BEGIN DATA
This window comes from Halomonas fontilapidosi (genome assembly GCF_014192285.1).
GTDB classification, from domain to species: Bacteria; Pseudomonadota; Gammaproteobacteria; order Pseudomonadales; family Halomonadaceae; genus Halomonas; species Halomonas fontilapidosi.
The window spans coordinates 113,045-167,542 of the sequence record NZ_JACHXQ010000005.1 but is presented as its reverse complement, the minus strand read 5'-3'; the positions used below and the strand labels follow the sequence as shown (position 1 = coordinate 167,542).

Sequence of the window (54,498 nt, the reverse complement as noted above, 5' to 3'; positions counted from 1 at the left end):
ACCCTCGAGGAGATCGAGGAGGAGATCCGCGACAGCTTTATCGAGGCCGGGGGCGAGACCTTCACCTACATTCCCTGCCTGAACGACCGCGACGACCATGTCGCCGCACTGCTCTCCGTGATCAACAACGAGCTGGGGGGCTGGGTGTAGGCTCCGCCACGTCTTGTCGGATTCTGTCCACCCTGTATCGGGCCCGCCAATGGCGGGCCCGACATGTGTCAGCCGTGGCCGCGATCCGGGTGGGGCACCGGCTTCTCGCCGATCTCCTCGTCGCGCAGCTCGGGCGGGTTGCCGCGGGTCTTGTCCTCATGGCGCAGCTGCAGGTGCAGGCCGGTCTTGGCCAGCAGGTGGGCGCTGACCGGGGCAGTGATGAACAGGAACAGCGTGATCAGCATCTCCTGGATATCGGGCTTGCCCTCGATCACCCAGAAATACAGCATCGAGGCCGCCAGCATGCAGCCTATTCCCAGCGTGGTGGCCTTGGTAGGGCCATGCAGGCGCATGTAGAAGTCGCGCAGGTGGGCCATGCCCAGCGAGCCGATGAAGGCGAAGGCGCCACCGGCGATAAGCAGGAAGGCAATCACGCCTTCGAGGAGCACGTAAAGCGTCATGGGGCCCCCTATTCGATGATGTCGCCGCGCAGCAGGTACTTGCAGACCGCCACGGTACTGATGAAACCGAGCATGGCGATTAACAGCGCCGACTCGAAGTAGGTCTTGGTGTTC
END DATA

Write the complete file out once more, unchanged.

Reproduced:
This window comes from Halomonas fontilapidosi (genome assembly GCF_014192285.1).
GTDB classification, from domain to species: Bacteria; Pseudomonadota; Gammaproteobacteria; order Pseudomonadales; family Halomonadaceae; genus Halomonas; species Halomonas fontilapidosi.
The window spans coordinates 113,045-167,542 of the sequence record NZ_JACHXQ010000005.1 but is presented as its reverse complement, the minus strand read 5'-3'; the positions used below and the strand labels follow the sequence as shown (position 1 = coordinate 167,542).

Sequence of the window (54,498 nt, the reverse complement as noted above, 5' to 3'; positions counted from 1 at the left end):
ACCCTCGAGGAGATCGAGGAGGAGATCCGCGACAGCTTTATCGAGGCCGGGGGCGAGACCTTCACCTACATTCCCTGCCTGAACGACCGCGACGACCATGTCGCCGCACTGCTCTCCGTGATCAACAACGAGCTGGGGGGCTGGGTGTAGGCTCCGCCACGTCTTGTCGGATTCTGTCCACCCTGTATCGGGCCCGCCAATGGCGGGCCCGACATGTGTCAGCCGTGGCCGCGATCCGGGTGGGGCACCGGCTTCTCGCCGATCTCCTCGTCGCGCAGCTCGGGCGGGTTGCCGCGGGTCTTGTCCTCATGGCGCAGCTGCAGGTGCAGGCCGGTCTTGGCCAGCAGGTGGGCGCTGACCGGGGCAGTGATGAACAGGAACAGCGTGATCAGCATCTCCTGGATATCGGGCTTGCCCTCGATCACCCAGAAATACAGCATCGAGGCCGCCAGCATGCAGCCTATTCCCAGCGTGGTGGCCTTGGTAGGGCCATGCAGGCGCATGTAGAAGTCGCGCAGGTGGGCCATGCCCAGCGAGCCGATGAAGGCGAAGGCGCCACCGGCGATAAGCAGGAAGGCAATCACGCCTTCGAGGAGCACGTAAAGCGTCATGGGGCCCCCTATTCGATGATGTCGCCGCGCAGCAGGTACTTGCAGACCGCCACGGTACTGATGAAACCGAGCATGGCGATTAACAGCGCCGACTCGAAGTAGGTCTTGGTGTTC